Author Topic: EEVblog #1088 - Uber Autonomous Car Accident Report  (Read 5307 times)

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Offline EEVblog

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EEVblog #1088 - Uber Autonomous Car Accident Report
« on: May 25, 2018, 02:29:32 pm »
The NTSB today released the report into the fatal Uber Autonomous car accident.
TLDR;
The RADAR, LIDAR, and cameras DID detect and classify pedestrian bicycle correctly.
The system DID determine that emergency braking was required.
But Uber disabled the systems emergency braking feature in autonomous mode.
Uber also disabled Volvo's inbuilt safety systems.
There is also no system to alert the driver that the system detected an emergency breaking scenario.



« Last Edit: May 25, 2018, 03:07:56 pm by EEVblog »
 

Online maginnovision

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Re: EEVblog #1088 - Uber Autonomous Car Accident Report
« Reply #1 on: May 25, 2018, 02:58:23 pm »
Just adding my comment from YouTube:

Quote
That math is bad, .77g is lateral acceleration. So you've got forward AND lateral acceleration working on the tires together. Just emergency braking straight ahead the vehicle should've stopped, or VERY nearly stopped. Braking from 60mph it'll stop in about 35 meters, just under. Not to mention the noise would've alerted the pedestrian and THEY could've taken action(In theory, drugs are bad.)

Somebody should be held responsible for this legally so the family can at least get closure(not just money). The family settled but AZ can still charge whoever they find deserves it.
 

Offline ez24

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Re: EEVblog #1088 - Uber Autonomous Car Accident Report
« Reply #2 on: May 25, 2018, 03:07:45 pm »
FYI  Bicycle vs person

Toyota's current safety system, TSS-P, has pedestrian braking.  In the next version, TSS-P2.0, starting in 2019, has pedestrian AND bicycle braking.   Are bicycles harder to detect than people?  I have no idea.
« Last Edit: May 25, 2018, 03:27:38 pm by ez24 »
YouTube and Website Electronic Resources ------>  http://www.eevblog.com/forum/other-blog-specific/a/msg1341166/#msg1341166
 

Offline Decoman

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Re: EEVblog #1088 - Uber Autonomous Car Accident Report
« Reply #3 on: May 25, 2018, 03:12:24 pm »
I wonder if any reflective material on the bike or person at night time might confuse the autonomous car software.
 

Offline Rasz

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Re: EEVblog #1088 - Uber Autonomous Car Accident Report
« Reply #4 on: May 25, 2018, 03:40:12 pm »
I wonder if any reflective material on the bike or person at night time might confuse the autonomous car software.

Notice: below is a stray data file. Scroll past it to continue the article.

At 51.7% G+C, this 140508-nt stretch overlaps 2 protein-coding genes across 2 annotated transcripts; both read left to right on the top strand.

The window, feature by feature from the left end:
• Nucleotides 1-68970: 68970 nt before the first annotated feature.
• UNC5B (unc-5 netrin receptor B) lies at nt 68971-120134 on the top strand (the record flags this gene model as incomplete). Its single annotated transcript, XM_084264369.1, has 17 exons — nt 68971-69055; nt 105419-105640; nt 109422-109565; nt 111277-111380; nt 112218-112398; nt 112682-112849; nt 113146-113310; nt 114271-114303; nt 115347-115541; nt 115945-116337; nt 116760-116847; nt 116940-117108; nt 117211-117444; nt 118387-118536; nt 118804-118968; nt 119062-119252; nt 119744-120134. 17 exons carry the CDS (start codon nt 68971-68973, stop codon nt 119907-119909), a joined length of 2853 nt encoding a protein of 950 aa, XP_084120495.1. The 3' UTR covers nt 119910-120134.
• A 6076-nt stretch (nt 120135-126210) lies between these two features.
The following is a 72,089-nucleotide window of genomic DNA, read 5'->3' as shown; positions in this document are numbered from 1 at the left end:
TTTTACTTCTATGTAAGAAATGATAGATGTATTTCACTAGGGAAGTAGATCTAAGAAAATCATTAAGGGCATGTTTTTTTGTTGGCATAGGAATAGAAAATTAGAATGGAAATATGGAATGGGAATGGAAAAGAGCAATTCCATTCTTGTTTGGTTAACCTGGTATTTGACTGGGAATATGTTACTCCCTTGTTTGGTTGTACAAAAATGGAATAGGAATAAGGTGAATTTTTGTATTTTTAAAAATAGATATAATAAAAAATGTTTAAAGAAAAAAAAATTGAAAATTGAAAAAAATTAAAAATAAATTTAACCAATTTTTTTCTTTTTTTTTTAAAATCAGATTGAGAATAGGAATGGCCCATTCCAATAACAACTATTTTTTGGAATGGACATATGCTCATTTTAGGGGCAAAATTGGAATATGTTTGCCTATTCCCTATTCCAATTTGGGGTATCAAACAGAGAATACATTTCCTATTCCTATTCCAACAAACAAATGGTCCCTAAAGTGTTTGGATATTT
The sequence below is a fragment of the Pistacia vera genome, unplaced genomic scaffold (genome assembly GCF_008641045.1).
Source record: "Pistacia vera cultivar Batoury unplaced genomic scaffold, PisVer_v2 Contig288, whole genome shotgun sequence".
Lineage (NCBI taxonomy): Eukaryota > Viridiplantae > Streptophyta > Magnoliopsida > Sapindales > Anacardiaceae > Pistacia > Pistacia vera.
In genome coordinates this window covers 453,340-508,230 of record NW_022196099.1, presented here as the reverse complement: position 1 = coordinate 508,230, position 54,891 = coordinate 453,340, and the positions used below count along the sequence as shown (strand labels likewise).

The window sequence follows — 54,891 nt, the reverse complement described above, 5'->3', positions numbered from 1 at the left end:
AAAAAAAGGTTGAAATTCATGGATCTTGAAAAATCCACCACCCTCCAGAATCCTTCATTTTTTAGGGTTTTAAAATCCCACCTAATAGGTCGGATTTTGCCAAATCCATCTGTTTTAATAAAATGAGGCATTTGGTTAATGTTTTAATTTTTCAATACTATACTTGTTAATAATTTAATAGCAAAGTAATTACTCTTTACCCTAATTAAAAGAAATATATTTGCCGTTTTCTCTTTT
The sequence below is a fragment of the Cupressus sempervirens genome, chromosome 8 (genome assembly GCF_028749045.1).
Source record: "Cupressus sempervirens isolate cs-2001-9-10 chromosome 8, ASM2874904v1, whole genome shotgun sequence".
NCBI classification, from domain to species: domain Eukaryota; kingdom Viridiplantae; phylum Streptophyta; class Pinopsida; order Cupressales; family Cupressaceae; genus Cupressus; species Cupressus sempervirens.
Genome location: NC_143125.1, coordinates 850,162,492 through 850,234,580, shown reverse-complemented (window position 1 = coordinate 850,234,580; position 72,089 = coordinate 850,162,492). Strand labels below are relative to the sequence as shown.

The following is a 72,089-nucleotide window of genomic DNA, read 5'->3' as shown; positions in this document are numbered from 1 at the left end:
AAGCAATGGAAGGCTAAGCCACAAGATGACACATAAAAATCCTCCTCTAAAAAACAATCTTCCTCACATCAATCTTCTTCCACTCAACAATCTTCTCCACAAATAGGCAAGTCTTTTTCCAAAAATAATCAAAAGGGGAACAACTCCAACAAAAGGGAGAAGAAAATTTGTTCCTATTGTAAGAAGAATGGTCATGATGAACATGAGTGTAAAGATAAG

Alien spaceship flying above might confuse autonomous car software, and I might get pregnant.
The fact is car DID detect pedestrian just fine, but emergency breaking was deemed too inconvenient at design stage.
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Offline Brumby

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Re: EEVblog #1088 - Uber Autonomous Car Accident Report
« Reply #5 on: May 25, 2018, 04:26:21 pm »
After reading that report, I have no issue with the operator.  None at all.  She was doing what she had been instructed to do and the fact that she did react is a credit to her.

The fundamental issue with the "operator intervention" requirement for emergency braking is that the operator had been instructed to keep tabs on the autonomous systems monitor and make annotations for later review.  Having been directed away from watching the road, their situational awareness had been severely compromised.

Regaining that awareness was a process that would have required time.  From lifting one's head up from the monitor, the first stage is for their eyes to adjust to the lighting conditions and to focus.  Then the scene is "taken in" - the human process of understanding the image presented by the eyes.  Only then is it possible for the human to identify issues and be able to take action ... and that process also takes time.

All of this may only take a second or two, but that's all the time that was needed for this to end tragically.

Uber has much to answer for, IMO.
1. By allocating the system monitor task to the operator, they have compromised that person's ability to act in an emergency situation.
2. By not providing a warning to the operator of a potential problem, Uber denied the operator the opportunity to look up and gain situational awareness before the critical period.
3. By disabling the manufacturer's automatic braking system, Uber added a significant element of risk, especially considering their own software's ability to do so had been disabled.  This is, perhaps, the single most bizarre action since I would imagine it added NO value to the data collected.  If the Volvo's braking system engaged, then I would love to see that in the data and compare it against the Uber system's assessments.  This is just inexcusable.

The technology would appear to be capable ... it's the idiots running it that are making bad choices.
 

Offline G7PSK

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Re: EEVblog #1088 - Uber Autonomous Car Accident Report
« Reply #6 on: May 25, 2018, 07:06:52 pm »